Tommy Lee Byrd
April 3, 2012

Turbochargers are known to make insane horsepower and provide equally awesome track times, so the number of force-fed Mustangs continues to grow.

However, turbos can get a little pricey, depending on your chosen route of installation. For Jason Harvey, he didn't have to worry about outsourcing the work, as he co-owns a small shop in Chattanooga, Tennessee, called Top End Fabrication.

Jason partnered up with Shane Brown several years ago and began building everything from rollcages and subframe connectors to exhaust systems and full-on turbo buildups. Jason and Shane quickly built a great reputation for their shop and stayed busy with all sorts of cool projects, including the one on these pages. Rarely getting the chance to work on his own cars, it's taken four years to take this '97 Cobra from a perfectly good stocker to this incredible machine.

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Jason bought the car in 2005 and drove it around for a week or so, only putting around 100 miles on it before dismantling it to a bare hull. From there, it was a slow process, but Jason picked away at the Cobra when he had the time. It's clean and powerful, and now that it's out of the shop, Jason can slowly unleash its full potential.

When Jason set out to build the Cobra, he planned on keeping the car street-friendly, but with all of the appropriate safety gear for serious track use. Shane Brown designed the subframe connectors to include the mounting points for the rollcage, so all of the additional tubing is tied together from front to back. The 10-point cage is easy to navigate.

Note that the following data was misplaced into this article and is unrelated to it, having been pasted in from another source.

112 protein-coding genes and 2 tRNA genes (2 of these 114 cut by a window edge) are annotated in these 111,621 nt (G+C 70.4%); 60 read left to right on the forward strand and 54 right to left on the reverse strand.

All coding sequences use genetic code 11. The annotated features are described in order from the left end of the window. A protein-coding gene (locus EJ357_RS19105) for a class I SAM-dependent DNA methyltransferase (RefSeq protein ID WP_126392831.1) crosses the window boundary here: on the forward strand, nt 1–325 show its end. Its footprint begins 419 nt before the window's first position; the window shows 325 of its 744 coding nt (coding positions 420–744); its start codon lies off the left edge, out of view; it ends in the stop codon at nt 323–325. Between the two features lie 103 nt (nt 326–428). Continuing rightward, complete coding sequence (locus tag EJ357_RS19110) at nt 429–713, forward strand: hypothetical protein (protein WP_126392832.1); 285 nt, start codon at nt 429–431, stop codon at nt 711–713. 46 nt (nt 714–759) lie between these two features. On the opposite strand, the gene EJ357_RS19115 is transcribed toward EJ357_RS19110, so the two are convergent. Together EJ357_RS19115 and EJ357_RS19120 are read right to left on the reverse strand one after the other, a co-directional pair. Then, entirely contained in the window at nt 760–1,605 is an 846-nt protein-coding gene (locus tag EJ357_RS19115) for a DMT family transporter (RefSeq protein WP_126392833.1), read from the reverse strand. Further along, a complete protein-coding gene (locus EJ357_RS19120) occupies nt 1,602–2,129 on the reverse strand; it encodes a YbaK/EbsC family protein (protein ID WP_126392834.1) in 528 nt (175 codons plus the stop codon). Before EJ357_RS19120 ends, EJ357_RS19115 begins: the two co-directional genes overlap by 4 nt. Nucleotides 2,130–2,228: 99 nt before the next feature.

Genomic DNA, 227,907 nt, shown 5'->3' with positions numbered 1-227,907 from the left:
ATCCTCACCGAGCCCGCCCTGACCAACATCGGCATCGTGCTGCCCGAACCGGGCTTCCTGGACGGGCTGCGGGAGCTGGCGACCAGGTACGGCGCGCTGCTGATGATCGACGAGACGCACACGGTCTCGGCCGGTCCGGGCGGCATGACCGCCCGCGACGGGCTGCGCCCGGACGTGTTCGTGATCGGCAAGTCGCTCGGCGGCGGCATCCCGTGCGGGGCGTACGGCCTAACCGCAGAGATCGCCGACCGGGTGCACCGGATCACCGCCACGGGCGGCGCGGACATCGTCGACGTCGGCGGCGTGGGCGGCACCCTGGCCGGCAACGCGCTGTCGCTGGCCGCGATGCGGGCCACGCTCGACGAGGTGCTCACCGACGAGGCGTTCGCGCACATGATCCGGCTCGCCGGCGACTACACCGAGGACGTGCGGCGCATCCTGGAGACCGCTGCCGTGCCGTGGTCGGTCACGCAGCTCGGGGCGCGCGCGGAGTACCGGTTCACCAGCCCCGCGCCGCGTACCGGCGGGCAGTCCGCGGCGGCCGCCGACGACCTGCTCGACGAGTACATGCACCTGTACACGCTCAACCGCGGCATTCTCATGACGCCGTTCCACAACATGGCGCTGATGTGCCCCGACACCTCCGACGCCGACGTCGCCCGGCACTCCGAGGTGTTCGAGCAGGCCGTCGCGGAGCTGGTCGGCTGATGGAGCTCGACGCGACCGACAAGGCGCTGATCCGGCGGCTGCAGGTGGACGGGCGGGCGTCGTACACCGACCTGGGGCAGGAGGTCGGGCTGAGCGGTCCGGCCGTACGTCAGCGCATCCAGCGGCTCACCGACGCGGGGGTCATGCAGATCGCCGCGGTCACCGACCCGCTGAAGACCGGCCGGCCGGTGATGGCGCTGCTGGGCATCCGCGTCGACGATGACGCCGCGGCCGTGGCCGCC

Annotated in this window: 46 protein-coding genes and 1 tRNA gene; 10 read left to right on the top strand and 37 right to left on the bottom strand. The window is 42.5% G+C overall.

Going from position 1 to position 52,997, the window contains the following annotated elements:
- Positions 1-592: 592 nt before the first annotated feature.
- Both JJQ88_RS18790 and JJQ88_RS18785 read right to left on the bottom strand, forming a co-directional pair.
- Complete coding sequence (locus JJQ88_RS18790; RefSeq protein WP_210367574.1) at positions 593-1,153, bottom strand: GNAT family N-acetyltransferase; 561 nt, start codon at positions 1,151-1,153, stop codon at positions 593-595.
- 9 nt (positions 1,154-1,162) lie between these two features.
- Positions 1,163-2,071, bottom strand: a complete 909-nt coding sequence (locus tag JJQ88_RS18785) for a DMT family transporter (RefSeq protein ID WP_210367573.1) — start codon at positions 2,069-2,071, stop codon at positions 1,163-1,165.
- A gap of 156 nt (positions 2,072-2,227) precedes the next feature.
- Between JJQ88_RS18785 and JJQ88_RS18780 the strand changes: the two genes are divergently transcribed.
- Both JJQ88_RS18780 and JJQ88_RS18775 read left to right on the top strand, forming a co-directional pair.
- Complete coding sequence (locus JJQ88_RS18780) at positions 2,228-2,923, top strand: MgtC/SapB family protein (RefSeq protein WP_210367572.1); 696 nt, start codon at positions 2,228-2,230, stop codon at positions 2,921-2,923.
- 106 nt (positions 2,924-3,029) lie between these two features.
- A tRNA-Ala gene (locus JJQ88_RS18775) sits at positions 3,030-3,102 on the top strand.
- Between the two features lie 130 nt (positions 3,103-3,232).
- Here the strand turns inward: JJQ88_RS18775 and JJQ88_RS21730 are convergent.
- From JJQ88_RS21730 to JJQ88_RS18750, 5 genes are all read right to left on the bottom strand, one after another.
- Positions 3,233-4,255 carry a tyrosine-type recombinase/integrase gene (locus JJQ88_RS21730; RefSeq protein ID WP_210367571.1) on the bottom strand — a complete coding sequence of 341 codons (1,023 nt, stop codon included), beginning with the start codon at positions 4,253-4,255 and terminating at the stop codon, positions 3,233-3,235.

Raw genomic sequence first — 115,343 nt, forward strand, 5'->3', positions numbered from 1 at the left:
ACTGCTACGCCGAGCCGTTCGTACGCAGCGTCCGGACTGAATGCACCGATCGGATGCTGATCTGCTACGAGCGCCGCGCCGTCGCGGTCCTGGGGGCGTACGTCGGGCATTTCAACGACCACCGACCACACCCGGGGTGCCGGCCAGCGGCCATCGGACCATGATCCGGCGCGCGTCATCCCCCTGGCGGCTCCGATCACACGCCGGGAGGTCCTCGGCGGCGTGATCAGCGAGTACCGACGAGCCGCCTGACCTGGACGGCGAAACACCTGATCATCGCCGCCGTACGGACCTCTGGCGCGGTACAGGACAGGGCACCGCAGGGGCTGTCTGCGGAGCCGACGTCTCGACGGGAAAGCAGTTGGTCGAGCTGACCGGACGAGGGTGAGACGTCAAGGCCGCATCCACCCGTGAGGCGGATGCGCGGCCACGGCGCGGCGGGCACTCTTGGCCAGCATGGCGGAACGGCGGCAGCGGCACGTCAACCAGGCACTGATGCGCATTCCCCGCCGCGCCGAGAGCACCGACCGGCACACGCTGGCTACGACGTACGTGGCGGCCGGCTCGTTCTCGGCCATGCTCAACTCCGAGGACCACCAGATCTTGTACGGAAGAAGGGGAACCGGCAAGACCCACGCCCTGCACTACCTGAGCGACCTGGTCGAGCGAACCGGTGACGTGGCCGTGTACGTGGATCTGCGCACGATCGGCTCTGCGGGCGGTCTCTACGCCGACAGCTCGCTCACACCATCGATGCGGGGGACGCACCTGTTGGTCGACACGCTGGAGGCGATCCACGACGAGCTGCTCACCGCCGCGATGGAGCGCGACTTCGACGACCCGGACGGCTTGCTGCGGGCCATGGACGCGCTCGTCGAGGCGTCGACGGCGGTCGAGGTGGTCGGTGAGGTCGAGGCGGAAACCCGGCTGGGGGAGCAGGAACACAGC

To reduce weight significantly, Jason's Cobra is equipped with a tubular K-member and tubular control arms up front. The coilovers are from MMR, and feature QA-1 shocks and 14-inch springs with a 175-pound spring rate. Braking consists of Aerospace Components all around, with billet-aluminum calipers to shed a few more pounds.

Out back, the suspension is from Team Z, and features adjustable upper and lower control arms and an antiroll bar to keep the car level off the line. The rear end is a full-tilt 8.8 that's been braced and fitted with a Strange Spool and matching axles. The 3.55 gear set is versatile for Jason, as he plans to run the car on both eighth and quarter-mile tracks, while the rear coilovers help plant the tires with a 150-pound spring rate. Jason's Cobra is shod with Mickey Thompson rubber, consisting of ET Front Runners and 275/60R15 ET Street Radials—the Bogart D-10 wheels are a nice finishing touch. The rear wheels are 10-inches wide and feature bead locks.

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Under the 5-1/2-inch Cobra R hood, there's no shortage of horsepower, as Jason called upon help from one of premier engine shops in the Southeast. Proline Racing took on the project and started by machining the block and installing a stroker crankshaft to bring the displacement up to 302 ci. Then, it was time to poke the Manley forged pistons and H-beam rods into the cylinders before placing the cylinder heads atop the block.